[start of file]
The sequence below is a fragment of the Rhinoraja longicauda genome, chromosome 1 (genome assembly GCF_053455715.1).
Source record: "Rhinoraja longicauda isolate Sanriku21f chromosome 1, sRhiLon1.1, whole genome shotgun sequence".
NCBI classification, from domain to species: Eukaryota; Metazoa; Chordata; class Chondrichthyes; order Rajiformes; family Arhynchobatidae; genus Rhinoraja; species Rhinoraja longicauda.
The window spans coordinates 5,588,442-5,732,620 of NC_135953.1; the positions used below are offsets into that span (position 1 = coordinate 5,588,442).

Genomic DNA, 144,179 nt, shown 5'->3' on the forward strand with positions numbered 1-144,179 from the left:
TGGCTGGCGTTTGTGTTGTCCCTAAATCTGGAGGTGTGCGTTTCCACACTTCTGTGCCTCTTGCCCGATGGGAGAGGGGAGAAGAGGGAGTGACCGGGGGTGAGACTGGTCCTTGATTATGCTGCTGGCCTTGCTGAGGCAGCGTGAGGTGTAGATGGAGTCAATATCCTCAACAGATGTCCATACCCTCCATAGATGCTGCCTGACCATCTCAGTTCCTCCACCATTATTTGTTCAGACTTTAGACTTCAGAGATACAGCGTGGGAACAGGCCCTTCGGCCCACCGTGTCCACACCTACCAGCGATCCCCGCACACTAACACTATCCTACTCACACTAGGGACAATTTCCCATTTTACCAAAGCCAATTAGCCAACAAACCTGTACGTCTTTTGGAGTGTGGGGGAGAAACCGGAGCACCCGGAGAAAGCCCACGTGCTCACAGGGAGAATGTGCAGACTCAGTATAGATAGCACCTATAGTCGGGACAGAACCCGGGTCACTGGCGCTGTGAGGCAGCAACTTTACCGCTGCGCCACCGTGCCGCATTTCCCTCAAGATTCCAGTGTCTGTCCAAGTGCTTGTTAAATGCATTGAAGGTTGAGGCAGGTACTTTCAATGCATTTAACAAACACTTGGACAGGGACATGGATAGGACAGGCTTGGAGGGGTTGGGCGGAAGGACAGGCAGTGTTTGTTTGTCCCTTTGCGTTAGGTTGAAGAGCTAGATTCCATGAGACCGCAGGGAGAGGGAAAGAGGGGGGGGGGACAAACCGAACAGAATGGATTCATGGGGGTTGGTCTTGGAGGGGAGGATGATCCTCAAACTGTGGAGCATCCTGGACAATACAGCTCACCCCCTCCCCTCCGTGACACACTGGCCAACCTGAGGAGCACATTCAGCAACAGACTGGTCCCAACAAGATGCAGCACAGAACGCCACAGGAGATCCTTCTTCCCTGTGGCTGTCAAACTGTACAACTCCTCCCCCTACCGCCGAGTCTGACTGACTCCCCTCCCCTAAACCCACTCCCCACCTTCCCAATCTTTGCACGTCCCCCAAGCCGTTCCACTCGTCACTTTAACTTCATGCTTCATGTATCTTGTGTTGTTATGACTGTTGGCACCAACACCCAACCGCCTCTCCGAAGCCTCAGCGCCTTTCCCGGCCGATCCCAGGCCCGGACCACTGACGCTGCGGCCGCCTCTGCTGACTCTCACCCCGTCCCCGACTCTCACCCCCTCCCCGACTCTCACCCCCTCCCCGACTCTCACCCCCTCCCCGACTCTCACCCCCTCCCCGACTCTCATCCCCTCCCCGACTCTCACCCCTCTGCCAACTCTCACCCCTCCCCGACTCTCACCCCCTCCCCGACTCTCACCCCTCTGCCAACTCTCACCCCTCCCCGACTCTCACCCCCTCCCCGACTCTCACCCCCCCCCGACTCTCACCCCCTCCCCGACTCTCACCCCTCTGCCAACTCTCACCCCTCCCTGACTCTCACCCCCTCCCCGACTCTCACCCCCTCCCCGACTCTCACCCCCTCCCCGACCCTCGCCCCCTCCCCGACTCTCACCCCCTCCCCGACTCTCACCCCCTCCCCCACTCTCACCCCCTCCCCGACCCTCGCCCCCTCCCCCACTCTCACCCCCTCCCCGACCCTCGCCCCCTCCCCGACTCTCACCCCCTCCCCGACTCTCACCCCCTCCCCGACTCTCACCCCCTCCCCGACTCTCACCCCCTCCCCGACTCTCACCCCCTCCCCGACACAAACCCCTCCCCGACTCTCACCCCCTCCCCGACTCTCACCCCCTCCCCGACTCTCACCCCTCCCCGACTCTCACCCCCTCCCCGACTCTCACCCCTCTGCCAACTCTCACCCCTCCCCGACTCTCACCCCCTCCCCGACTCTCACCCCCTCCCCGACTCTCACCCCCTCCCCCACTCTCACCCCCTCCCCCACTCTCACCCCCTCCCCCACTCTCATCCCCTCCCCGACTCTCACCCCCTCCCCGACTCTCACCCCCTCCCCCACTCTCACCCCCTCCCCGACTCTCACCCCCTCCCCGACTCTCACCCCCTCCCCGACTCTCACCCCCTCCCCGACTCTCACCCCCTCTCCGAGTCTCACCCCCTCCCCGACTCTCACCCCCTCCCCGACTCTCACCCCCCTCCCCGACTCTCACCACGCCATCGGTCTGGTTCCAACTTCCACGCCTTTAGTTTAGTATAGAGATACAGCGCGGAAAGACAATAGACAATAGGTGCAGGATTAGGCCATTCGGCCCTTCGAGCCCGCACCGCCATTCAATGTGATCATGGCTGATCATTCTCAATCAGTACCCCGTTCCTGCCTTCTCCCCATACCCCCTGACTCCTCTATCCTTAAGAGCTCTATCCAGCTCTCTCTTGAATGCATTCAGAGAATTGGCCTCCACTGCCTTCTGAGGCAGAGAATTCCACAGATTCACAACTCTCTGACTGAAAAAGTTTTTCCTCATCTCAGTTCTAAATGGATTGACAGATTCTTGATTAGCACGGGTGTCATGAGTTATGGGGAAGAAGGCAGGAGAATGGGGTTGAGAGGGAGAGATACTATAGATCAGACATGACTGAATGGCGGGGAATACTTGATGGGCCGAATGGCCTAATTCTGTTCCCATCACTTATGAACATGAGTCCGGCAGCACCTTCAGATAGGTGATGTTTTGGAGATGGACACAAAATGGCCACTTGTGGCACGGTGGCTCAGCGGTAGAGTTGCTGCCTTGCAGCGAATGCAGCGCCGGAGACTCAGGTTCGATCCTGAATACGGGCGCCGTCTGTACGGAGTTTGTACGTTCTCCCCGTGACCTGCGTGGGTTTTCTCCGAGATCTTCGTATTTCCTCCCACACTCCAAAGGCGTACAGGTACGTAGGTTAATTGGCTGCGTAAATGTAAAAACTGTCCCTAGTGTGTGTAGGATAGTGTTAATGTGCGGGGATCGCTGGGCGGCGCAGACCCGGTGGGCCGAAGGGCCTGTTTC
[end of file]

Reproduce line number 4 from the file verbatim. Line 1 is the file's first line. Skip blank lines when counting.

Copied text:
The window spans coordinates 5,588,442-5,732,620 of NC_135953.1; the positions used below are offsets into that span (position 1 = coordinate 5,588,442).